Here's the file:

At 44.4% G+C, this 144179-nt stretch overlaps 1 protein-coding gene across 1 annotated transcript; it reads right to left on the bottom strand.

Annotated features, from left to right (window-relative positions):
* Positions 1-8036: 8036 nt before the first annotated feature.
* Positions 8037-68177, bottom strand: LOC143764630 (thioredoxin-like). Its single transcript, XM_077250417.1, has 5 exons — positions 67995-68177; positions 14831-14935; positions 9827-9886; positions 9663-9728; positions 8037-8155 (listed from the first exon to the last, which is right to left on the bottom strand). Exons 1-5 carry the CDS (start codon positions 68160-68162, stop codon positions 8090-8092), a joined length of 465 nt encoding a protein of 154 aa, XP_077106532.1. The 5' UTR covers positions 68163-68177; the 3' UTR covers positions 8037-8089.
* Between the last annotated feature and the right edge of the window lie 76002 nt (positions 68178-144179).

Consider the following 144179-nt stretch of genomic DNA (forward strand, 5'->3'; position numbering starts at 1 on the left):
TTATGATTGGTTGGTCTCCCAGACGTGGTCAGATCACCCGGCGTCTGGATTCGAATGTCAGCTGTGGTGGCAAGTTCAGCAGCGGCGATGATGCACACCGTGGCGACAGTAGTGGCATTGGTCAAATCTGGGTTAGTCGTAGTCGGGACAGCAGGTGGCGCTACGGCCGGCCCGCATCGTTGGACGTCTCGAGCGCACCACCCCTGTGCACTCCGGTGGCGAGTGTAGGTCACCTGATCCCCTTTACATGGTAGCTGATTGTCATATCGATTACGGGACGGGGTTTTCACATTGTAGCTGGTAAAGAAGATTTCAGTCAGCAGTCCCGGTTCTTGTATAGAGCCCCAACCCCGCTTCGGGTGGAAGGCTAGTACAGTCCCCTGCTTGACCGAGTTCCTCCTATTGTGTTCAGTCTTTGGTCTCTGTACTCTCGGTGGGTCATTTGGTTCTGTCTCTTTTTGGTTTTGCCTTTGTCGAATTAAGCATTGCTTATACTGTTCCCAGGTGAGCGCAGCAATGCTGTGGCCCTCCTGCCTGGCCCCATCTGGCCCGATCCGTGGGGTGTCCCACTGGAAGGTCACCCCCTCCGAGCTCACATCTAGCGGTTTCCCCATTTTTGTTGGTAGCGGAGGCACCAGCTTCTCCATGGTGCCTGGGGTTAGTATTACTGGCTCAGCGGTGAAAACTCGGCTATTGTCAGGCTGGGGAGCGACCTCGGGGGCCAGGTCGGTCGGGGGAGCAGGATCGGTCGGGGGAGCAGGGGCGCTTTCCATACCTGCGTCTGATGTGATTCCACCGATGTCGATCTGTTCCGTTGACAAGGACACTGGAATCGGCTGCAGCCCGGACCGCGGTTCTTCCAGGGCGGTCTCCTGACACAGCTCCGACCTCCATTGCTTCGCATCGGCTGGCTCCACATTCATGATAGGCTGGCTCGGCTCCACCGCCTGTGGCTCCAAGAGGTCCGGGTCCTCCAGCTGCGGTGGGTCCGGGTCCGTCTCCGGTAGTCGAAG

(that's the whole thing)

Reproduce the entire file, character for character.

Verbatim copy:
At 44.4% G+C, this 144179-nt stretch overlaps 1 protein-coding gene across 1 annotated transcript; it reads right to left on the bottom strand.

Annotated features, from left to right (window-relative positions):
* Positions 1-8036: 8036 nt before the first annotated feature.
* Positions 8037-68177, bottom strand: LOC143764630 (thioredoxin-like). Its single transcript, XM_077250417.1, has 5 exons — positions 67995-68177; positions 14831-14935; positions 9827-9886; positions 9663-9728; positions 8037-8155 (listed from the first exon to the last, which is right to left on the bottom strand). Exons 1-5 carry the CDS (start codon positions 68160-68162, stop codon positions 8090-8092), a joined length of 465 nt encoding a protein of 154 aa, XP_077106532.1. The 5' UTR covers positions 68163-68177; the 3' UTR covers positions 8037-8089.
* Between the last annotated feature and the right edge of the window lie 76002 nt (positions 68178-144179).

Consider the following 144179-nt stretch of genomic DNA (forward strand, 5'->3'; position numbering starts at 1 on the left):
TTATGATTGGTTGGTCTCCCAGACGTGGTCAGATCACCCGGCGTCTGGATTCGAATGTCAGCTGTGGTGGCAAGTTCAGCAGCGGCGATGATGCACACCGTGGCGACAGTAGTGGCATTGGTCAAATCTGGGTTAGTCGTAGTCGGGACAGCAGGTGGCGCTACGGCCGGCCCGCATCGTTGGACGTCTCGAGCGCACCACCCCTGTGCACTCCGGTGGCGAGTGTAGGTCACCTGATCCCCTTTACATGGTAGCTGATTGTCATATCGATTACGGGACGGGGTTTTCACATTGTAGCTGGTAAAGAAGATTTCAGTCAGCAGTCCCGGTTCTTGTATAGAGCCCCAACCCCGCTTCGGGTGGAAGGCTAGTACAGTCCCCTGCTTGACCGAGTTCCTCCTATTGTGTTCAGTCTTTGGTCTCTGTACTCTCGGTGGGTCATTTGGTTCTGTCTCTTTTTGGTTTTGCCTTTGTCGAATTAAGCATTGCTTATACTGTTCCCAGGTGAGCGCAGCAATGCTGTGGCCCTCCTGCCTGGCCCCATCTGGCCCGATCCGTGGGGTGTCCCACTGGAAGGTCACCCCCTCCGAGCTCACATCTAGCGGTTTCCCCATTTTTGTTGGTAGCGGAGGCACCAGCTTCTCCATGGTGCCTGGGGTTAGTATTACTGGCTCAGCGGTGAAAACTCGGCTATTGTCAGGCTGGGGAGCGACCTCGGGGGCCAGGTCGGTCGGGGGAGCAGGATCGGTCGGGGGAGCAGGGGCGCTTTCCATACCTGCGTCTGATGTGATTCCACCGATGTCGATCTGTTCCGTTGACAAGGACACTGGAATCGGCTGCAGCCCGGACCGCGGTTCTTCCAGGGCGGTCTCCTGACACAGCTCCGACCTCCATTGCTTCGCATCGGCTGGCTCCACATTCATGATAGGCTGGCTCGGCTCCACCGCCTGTGGCTCCAAGAGGTCCGGGTCCTCCAGCTGCGGTGGGTCCGGGTCCGTCTCCGGTAGTCGAAG